Real Gold's Wu resigns over loan pledges
Wu Ruilin, the controlling shareholder of Inner Mongolia-based Real Gold Mining, has resigned as a director following revelations by the South China Morning Post that he inappropriately pledged the listed company's mines to obtain personal loans.
While Wu, a telecoms-to-mining magnate who founded Real Gold, was never on the listed company's main board of directors, he was a director of one of its subsidiaries, Lita Investments.
The company said yesterday that Wu resigned from Lita on June 16 after its board discovered the asset pledges following inquiries by this newspaper. Wu no longer holds any position at the listed company.
Real Gold has insisted that none of its board directors, led by chairman Lu Tianjun, were aware of Wu's asset pledges until contacted by this newspaper about them on June 13. 'This incident highlights the serious corporate governance weakness of the company,' Macquarie analyst Calvin Chung wrote in a note to clients yesterday.
In October 2010, according to documents obtained from the Huizhou Administration of Industry and Commerce, Wu arranged a 240 million yuan (HK$288 million) borrowing facility with Shanghai Pudong Development Bank for four private companies that are part of his Cosun telecommunications-to-mining conglomerate. Wu signed a similar pledge with the bank for a 100 million yuan borrowing facility in September 2009, Real Gold announced yesterday.
In both instances, Wu handed Shanghai Pudong bank control of Fubon Industrial, a Real Gold subsidiary that owns all of its mines, in the event that his four private companies could not repay their borrowings.
Real Gold stated yesterday that all of Wu's asset pledges would have proven 'invalid' if the bank ever tried to enforce them.
The Hong Kong-listed company added Wu had repaid all of the loans, with the bank releasing the charges over its mines.
Macquarie's Chung wrote: 'Although the pledges were no longer valid, we should be concerned with the founder's motive in making them in the first place.'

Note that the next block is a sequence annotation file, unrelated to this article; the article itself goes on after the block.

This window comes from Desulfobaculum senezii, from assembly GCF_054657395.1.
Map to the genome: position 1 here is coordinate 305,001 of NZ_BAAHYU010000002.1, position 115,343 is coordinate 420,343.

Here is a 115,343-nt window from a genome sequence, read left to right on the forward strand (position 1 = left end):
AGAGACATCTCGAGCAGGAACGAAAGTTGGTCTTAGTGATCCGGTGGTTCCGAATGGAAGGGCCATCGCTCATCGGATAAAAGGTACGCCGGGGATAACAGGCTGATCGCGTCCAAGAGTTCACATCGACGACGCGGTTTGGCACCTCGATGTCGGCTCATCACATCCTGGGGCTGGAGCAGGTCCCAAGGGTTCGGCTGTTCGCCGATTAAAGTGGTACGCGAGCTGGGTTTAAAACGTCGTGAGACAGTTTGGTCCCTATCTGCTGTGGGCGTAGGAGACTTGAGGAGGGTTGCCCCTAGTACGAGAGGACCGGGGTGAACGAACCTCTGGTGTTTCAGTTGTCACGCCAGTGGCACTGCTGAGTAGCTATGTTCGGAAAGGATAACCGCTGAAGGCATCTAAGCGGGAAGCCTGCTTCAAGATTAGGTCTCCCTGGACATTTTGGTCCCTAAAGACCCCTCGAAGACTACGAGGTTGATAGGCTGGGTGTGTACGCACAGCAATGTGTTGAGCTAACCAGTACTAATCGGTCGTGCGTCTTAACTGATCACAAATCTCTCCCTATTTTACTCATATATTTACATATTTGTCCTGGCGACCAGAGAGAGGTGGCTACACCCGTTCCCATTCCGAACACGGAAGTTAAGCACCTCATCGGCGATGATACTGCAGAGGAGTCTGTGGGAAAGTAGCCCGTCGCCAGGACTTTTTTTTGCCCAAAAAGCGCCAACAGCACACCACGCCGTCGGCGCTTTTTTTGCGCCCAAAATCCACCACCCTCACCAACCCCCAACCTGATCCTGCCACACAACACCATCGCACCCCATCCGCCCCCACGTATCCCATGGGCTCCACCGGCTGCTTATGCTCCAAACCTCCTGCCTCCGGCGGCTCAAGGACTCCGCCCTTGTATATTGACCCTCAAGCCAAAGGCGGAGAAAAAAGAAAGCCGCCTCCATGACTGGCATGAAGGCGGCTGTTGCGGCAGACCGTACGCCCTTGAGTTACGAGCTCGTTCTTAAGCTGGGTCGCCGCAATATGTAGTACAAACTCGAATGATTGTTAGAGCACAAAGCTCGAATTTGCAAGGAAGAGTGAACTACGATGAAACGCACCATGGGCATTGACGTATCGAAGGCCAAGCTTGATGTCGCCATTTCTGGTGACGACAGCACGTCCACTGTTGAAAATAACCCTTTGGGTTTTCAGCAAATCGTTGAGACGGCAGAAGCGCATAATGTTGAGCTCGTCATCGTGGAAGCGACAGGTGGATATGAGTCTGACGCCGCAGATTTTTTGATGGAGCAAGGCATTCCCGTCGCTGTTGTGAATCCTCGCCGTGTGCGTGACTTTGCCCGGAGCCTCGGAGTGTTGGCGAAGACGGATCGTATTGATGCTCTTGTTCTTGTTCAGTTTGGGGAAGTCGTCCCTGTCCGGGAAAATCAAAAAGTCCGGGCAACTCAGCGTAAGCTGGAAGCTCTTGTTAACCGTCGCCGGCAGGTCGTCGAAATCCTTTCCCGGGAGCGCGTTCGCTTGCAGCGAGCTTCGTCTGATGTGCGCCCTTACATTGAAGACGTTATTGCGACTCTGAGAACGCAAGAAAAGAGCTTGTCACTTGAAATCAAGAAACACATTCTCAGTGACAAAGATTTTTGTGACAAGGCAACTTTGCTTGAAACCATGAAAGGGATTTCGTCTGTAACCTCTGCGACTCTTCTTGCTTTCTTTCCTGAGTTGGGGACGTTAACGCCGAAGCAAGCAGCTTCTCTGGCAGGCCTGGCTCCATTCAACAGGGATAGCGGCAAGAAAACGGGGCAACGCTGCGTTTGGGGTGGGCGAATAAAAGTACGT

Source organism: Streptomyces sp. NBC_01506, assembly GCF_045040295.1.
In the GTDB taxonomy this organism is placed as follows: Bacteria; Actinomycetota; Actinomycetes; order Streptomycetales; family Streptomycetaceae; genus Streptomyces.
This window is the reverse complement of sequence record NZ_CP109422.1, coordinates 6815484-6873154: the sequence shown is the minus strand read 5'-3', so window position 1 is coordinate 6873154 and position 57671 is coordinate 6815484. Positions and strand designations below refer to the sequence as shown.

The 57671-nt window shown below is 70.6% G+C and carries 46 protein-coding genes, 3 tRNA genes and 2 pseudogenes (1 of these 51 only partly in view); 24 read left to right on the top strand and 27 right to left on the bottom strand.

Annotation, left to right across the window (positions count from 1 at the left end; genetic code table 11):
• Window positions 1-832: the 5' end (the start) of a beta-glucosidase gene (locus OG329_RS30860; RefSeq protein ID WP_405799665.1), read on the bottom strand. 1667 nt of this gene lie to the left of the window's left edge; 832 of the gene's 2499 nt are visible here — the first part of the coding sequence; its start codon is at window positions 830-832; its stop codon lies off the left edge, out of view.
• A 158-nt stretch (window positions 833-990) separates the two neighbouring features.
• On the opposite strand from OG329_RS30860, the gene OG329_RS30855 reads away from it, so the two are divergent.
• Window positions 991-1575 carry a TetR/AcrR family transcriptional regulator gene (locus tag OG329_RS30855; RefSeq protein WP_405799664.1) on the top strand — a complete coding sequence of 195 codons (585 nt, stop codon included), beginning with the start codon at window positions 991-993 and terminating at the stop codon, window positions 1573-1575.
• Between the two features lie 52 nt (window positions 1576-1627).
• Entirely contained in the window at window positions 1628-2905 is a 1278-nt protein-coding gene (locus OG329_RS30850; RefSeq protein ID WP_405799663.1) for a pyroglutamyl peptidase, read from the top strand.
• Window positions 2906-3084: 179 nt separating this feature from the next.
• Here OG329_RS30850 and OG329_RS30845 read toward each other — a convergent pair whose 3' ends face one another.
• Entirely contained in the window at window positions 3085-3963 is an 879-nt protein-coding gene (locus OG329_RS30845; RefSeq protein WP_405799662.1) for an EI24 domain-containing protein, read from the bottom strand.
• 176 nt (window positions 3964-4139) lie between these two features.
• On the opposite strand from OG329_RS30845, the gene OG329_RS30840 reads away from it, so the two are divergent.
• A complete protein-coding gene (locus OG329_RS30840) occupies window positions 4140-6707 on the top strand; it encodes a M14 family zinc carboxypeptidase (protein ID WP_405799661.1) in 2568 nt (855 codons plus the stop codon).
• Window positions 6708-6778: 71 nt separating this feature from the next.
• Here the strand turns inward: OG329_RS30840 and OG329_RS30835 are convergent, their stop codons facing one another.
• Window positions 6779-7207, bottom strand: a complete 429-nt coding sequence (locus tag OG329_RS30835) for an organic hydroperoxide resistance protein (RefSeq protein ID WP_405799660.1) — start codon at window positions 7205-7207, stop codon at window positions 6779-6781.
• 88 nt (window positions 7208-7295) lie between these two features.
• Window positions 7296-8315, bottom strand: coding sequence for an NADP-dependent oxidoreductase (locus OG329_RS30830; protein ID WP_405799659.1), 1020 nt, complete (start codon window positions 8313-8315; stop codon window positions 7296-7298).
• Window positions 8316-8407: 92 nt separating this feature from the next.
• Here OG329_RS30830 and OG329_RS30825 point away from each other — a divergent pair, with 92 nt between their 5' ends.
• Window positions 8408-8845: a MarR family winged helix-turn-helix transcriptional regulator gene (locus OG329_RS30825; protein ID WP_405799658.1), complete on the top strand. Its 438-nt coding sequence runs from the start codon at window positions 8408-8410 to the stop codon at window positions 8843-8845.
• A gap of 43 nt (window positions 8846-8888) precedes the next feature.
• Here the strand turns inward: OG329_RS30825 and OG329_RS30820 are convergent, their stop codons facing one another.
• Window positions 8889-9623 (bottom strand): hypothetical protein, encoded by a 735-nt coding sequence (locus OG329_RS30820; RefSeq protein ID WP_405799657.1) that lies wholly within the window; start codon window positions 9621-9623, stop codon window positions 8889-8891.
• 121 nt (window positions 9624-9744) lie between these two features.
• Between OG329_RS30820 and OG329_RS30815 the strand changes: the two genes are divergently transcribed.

Real Gold joined the Hong Kong stockmarket in a February 2009 IPO, raising HK$1 billion. It then raised a further HK$2.2 billion in follow-on share sales. Citi and Macquarie handled the IPO while the company is audited by Deloitte, a member of the big four accounting giants. Wu has already pledged his personal shares in Real Gold as security for exchangeable bonds. That deal was disclosed by the listed company.
The miner's short history as a public company has been rocky.
Wang Zhentian, the company's chairman at the time of its listing, resigned in May 2009. Real Gold chief executive Qiu Haicheng resigned in May this year. He was replaced by an internal candidate, vice-chairman Ma Wenxue. The miner's shares have been suspended since May 27, following a report by the Post that the company appeared to file different sales and profit figures with the Hong Kong Stock Exchange and the mainland's State Administration of Industry and Commerce.
Real Gold has told shareholders the Post's data, supplied by mainland credit bureau Qingdao Inter-Credit, was incorrect, but its shares remain suspended.
Before trading in its stock was halted, Real Gold was valued at HK$8.1 billion on the stock market.
Its biggest investors include well known Hong Kong fund manager Value Partners, which owns 9.27 per cent of the business. Wu owns 52.75 per cent of the company through a British Virgin Islands-based vehicle he controls called Lead Honest, according to Bloomberg. He is also recorded as having a short position covering 25.79 per cent.
The net profit Real Gold reported to Hong Kong investors in 2009
- 7.5 million yuan loss reported to mainland regulators for same year